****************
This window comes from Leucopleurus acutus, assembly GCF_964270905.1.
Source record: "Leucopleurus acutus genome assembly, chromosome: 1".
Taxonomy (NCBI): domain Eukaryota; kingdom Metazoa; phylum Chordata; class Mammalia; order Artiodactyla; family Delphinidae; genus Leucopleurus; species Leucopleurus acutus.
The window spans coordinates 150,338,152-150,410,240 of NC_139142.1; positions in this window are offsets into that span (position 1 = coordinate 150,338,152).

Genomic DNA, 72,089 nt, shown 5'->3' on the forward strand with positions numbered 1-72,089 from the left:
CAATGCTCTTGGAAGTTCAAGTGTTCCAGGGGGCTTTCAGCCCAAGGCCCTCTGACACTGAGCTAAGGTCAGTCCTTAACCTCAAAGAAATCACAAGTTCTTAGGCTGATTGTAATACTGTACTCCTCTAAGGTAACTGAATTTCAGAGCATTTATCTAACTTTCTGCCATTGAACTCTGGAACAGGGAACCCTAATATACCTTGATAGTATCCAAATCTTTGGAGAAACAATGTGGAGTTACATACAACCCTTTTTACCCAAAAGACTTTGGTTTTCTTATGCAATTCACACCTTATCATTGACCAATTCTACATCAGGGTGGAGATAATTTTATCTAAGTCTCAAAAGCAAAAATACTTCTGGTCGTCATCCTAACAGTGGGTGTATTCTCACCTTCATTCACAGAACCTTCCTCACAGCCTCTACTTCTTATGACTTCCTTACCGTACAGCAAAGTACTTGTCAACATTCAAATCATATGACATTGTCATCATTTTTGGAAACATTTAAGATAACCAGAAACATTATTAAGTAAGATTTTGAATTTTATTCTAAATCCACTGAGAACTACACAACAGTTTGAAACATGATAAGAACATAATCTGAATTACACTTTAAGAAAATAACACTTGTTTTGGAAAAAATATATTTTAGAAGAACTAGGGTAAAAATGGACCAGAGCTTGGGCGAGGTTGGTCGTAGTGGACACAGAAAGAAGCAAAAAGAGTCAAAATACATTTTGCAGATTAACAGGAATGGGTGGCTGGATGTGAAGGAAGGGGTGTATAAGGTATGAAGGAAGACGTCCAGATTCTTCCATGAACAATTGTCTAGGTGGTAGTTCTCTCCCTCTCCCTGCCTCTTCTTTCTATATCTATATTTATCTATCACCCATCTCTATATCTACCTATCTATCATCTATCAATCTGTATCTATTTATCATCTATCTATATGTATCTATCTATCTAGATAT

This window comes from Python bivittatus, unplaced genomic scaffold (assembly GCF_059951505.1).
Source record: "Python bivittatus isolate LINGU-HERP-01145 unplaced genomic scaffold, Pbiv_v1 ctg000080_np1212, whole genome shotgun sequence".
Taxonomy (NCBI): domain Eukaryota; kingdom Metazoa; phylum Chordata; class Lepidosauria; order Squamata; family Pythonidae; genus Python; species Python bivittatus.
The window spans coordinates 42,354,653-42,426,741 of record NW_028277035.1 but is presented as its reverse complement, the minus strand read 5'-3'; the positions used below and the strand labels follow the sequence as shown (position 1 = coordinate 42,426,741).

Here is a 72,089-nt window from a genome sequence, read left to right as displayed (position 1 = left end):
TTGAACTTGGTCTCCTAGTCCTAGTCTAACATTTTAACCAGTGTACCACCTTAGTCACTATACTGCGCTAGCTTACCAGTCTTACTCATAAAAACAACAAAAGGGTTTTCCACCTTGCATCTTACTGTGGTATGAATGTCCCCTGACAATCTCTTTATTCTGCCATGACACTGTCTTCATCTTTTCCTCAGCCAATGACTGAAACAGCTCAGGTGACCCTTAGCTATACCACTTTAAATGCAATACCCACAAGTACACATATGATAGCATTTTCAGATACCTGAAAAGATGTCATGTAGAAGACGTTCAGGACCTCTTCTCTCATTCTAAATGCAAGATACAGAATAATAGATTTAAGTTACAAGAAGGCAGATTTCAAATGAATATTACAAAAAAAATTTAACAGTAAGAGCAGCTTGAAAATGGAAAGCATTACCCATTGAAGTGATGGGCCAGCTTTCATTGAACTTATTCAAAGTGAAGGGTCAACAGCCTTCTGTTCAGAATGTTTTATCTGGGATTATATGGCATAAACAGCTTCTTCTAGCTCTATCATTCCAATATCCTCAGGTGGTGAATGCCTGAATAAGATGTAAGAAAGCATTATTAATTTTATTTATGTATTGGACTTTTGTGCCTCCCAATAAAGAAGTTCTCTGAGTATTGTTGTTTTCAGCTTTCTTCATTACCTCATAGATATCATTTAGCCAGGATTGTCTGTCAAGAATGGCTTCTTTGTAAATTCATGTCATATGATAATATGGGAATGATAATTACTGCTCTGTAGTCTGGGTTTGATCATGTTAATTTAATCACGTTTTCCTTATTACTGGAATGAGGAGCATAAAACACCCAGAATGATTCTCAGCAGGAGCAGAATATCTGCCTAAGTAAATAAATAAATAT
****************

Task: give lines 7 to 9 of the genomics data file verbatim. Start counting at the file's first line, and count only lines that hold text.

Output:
This window comes from Python bivittatus, unplaced genomic scaffold (assembly GCF_059951505.1).
Source record: "Python bivittatus isolate LINGU-HERP-01145 unplaced genomic scaffold, Pbiv_v1 ctg000080_np1212, whole genome shotgun sequence".
Taxonomy (NCBI): domain Eukaryota; kingdom Metazoa; phylum Chordata; class Lepidosauria; order Squamata; family Pythonidae; genus Python; species Python bivittatus.